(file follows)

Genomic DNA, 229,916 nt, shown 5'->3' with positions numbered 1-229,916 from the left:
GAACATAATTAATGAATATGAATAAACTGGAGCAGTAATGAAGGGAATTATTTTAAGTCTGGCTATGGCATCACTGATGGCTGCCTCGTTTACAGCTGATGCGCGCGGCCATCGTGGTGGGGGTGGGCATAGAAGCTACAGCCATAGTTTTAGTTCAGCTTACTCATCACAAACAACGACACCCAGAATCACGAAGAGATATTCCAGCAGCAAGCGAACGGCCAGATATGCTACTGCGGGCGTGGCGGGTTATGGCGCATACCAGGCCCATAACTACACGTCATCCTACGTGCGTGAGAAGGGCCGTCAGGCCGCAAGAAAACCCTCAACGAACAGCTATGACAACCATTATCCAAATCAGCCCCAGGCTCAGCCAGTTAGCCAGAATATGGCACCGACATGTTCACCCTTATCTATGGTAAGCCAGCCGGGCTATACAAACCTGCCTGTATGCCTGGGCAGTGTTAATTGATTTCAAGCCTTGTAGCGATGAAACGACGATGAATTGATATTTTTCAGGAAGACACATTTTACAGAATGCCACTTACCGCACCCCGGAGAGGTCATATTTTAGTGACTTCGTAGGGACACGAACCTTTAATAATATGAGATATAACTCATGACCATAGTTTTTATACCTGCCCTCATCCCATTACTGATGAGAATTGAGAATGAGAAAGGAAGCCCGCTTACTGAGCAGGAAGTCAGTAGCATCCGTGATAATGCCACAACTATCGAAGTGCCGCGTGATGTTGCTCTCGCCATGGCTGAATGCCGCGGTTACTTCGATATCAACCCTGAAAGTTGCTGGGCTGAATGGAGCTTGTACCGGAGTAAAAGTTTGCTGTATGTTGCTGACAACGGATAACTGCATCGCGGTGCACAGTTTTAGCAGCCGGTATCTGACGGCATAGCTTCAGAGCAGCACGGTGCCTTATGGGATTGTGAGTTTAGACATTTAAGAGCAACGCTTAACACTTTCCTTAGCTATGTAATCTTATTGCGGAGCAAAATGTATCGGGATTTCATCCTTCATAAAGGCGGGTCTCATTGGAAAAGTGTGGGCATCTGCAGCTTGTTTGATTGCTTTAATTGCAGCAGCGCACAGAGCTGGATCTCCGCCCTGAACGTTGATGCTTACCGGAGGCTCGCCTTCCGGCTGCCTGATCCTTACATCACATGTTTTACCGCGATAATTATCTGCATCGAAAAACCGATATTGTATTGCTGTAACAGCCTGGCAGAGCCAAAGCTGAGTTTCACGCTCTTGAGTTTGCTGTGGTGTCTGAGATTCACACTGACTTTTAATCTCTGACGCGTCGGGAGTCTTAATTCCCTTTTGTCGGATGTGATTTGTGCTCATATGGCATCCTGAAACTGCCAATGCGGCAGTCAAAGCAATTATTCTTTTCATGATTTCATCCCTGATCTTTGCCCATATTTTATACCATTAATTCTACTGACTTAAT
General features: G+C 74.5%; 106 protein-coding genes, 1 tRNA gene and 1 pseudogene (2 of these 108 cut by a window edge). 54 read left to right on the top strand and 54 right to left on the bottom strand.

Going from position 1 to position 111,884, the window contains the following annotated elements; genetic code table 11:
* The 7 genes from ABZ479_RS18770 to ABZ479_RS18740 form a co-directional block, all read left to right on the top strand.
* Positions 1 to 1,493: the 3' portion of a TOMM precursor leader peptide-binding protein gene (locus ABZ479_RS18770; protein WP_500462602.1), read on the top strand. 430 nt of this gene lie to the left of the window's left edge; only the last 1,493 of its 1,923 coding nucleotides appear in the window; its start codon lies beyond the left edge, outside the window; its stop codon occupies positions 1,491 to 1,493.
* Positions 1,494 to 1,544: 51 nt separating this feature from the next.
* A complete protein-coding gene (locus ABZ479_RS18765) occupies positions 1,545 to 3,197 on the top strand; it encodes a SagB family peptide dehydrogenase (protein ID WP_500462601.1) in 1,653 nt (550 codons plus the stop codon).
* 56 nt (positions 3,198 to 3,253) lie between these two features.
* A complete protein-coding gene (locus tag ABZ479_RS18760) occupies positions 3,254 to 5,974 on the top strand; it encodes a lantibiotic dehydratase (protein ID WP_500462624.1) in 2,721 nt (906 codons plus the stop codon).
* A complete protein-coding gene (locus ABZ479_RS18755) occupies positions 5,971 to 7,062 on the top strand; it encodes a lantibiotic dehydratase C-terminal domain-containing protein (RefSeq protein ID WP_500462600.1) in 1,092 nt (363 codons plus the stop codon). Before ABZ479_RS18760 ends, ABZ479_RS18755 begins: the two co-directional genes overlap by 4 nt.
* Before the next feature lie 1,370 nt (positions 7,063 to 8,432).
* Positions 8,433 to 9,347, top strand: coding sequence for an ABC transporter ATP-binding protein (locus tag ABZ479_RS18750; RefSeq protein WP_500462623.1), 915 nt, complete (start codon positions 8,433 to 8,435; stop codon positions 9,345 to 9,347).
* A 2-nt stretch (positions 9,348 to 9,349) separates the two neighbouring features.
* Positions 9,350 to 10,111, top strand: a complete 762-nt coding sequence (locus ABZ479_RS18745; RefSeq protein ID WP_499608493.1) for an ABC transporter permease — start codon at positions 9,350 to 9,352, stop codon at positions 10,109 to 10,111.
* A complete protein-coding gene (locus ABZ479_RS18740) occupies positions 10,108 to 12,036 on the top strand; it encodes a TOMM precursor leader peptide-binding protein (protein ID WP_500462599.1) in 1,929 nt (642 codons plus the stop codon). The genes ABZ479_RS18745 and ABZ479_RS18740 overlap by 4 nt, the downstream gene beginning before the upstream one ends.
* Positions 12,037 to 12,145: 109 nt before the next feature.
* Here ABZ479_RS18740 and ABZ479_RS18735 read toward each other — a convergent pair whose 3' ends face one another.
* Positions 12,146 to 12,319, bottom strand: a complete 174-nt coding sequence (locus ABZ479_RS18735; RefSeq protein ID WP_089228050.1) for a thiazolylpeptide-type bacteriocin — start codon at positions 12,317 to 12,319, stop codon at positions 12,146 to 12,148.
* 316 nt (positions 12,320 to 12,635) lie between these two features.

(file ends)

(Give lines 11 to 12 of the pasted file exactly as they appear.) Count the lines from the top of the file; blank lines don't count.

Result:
* A complete protein-coding gene (locus ABZ479_RS18755) occupies positions 5,971 to 7,062 on the top strand; it encodes a lantibiotic dehydratase C-terminal domain-containing protein (RefSeq protein ID WP_500462600.1) in 1,092 nt (363 codons plus the stop codon). Before ABZ479_RS18760 ends, ABZ479_RS18755 begins: the two co-directional genes overlap by 4 nt.
* Before the next feature lie 1,370 nt (positions 7,063 to 8,432).